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Mock emergency makes real point

Posted: Tuesday, April 26, 2005

 

  A LifeGuard Alaska helicopter lifts off with mock crash victims as Central Emergency Services responders work to free other vicitims during a teen drunk driver training exercise Monday at Soldotna High School. Photo by Phil Hermanek

A LifeGuard Alaska helicopter lifts off with mock crash victims as Central Emergency Services responders work to free other vicitims during a teen drunk driver training exercise Monday at Soldotna High School.

Photo by Phil Hermanek

The mood changed dramatically outside Soldotna High School on Monday afternoon when a woman came running hysterically toward a mock car crash, screaming that her daughter was one of the victims.

At once, the 120 students watching the Central Emergency Services responders attending to the dead and injured in a staged drunk driving accident stopped giggling and playfully jostling each other and focused their attention on the woman.

Misty McCown, mother of high school junior Marlana McCown in real life, was play acting as the mother of one of the six students involved in the crash.

"My God! No! No!" she screamed as she ran toward the two wrecked cars.

A CES rescue worker grabbed her and seated her on a curb as others responders worked frantically to extricate the victims from the crash.

Organized by CES volunteer Josh Thompson, the exercise was designed to send a graphic message to high school juniors and seniors less than a week before prom, when the propensity for teen drunk driving accidents increases.

Two cars were intentionally crashed into one another in the school parking lot and the six students, wearing prom-style formal wear and theatrical make up depicting cuts, burns and blood, were placed into the cars to add believability to the scene.

Student actors included Katie Pankowski, 18, Keegan Birchfield, 17, Sasha Porter, 16, Scott Forster, 18, and Lisa Orth, 17.

With sirens blaring, police cars, CES ambulances and a rescue truck sped onto the scene, as one student climbed out of one of the cars and staggered around in a supposed drunken daze.

Rescue workers quickly set up shop with portable generators, power tools for extricating victims pinned in the wreckage and medical gear to give first aid.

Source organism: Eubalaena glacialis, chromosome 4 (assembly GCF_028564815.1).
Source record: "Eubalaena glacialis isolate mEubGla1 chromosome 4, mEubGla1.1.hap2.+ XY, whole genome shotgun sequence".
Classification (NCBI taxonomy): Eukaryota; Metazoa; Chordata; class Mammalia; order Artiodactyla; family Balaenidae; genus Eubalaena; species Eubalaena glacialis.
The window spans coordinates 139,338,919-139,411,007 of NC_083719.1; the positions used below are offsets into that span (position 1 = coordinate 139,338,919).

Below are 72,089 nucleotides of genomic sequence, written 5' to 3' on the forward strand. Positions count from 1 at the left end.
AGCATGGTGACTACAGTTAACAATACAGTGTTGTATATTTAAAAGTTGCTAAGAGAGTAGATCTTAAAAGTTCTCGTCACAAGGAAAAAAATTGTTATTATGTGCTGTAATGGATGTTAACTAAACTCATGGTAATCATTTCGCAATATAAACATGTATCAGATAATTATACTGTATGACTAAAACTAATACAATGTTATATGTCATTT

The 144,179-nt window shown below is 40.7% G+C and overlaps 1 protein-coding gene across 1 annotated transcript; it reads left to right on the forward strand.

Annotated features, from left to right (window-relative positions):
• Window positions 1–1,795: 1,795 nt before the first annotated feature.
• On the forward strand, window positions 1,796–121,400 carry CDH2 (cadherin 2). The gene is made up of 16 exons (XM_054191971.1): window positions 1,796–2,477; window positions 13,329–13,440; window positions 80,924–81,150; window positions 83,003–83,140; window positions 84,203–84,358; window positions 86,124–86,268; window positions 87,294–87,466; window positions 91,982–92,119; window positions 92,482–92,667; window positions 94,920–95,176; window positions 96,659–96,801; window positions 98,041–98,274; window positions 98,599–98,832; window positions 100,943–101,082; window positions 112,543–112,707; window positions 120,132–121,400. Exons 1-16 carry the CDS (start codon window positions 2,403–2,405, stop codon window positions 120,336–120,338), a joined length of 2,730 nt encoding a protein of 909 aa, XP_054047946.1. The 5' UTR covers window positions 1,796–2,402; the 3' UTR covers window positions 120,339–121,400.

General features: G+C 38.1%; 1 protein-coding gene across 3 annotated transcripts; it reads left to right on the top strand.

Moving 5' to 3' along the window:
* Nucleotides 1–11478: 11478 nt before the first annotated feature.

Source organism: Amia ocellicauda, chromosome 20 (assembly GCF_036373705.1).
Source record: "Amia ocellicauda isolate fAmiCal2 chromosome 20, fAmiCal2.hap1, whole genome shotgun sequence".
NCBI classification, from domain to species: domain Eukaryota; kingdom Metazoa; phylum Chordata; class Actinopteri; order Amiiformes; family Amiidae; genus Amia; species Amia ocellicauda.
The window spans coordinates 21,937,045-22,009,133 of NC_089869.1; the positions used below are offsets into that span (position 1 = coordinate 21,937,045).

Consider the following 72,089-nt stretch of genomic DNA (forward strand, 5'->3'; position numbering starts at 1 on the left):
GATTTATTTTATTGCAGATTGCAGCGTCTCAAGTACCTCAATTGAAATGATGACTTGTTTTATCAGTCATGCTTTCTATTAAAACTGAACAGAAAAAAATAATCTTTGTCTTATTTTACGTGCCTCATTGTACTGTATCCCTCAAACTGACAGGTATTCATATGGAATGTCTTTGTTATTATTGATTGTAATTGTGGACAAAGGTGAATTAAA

A LifeGuard Alaska helicopter landed nearby ready to airlift trauma victims to Central Peninsula General Hospital.

As rescuers worked at the cars, the drunk driver, portrayed by Jacob Shapley, 18, was handcuffed and placed into a Soldotna police car by officer Tony Garcia.

About 60 high school students, many from language arts instructor Alissa Mattson's class, and 60 fifth-graders from Redoubt Elementary School looked on.

The younger students are members of Garcia's DARE (Drug Abuse Resistance Education) class.

Mattson said many of the high school students have been discussing drinking and driving during advisory period

A new program at SoHi this year, advisory period is a 15-minute break in the school day during which teachers have an opportunity to give individual attention to the students.

"We talk about school climate, being responsible citizens, encouraging volunteering," Mattson said. "Mainly it's about building relationships with the kids."

Mattson said SoHi will host an after-prom party at the school Saturday evening to help assure the safety of students.

Firefighter Thompson said he came up with the idea of the exercise because "drinking is a big problem on the Kenai Peninsula."

"As long as we have drinking, we're gonna have people drinking and driving," Thompson said.

He said he would like to conduct similar mock accident exercises at other schools in years to come and said he thought Monday's exercise "went very well."



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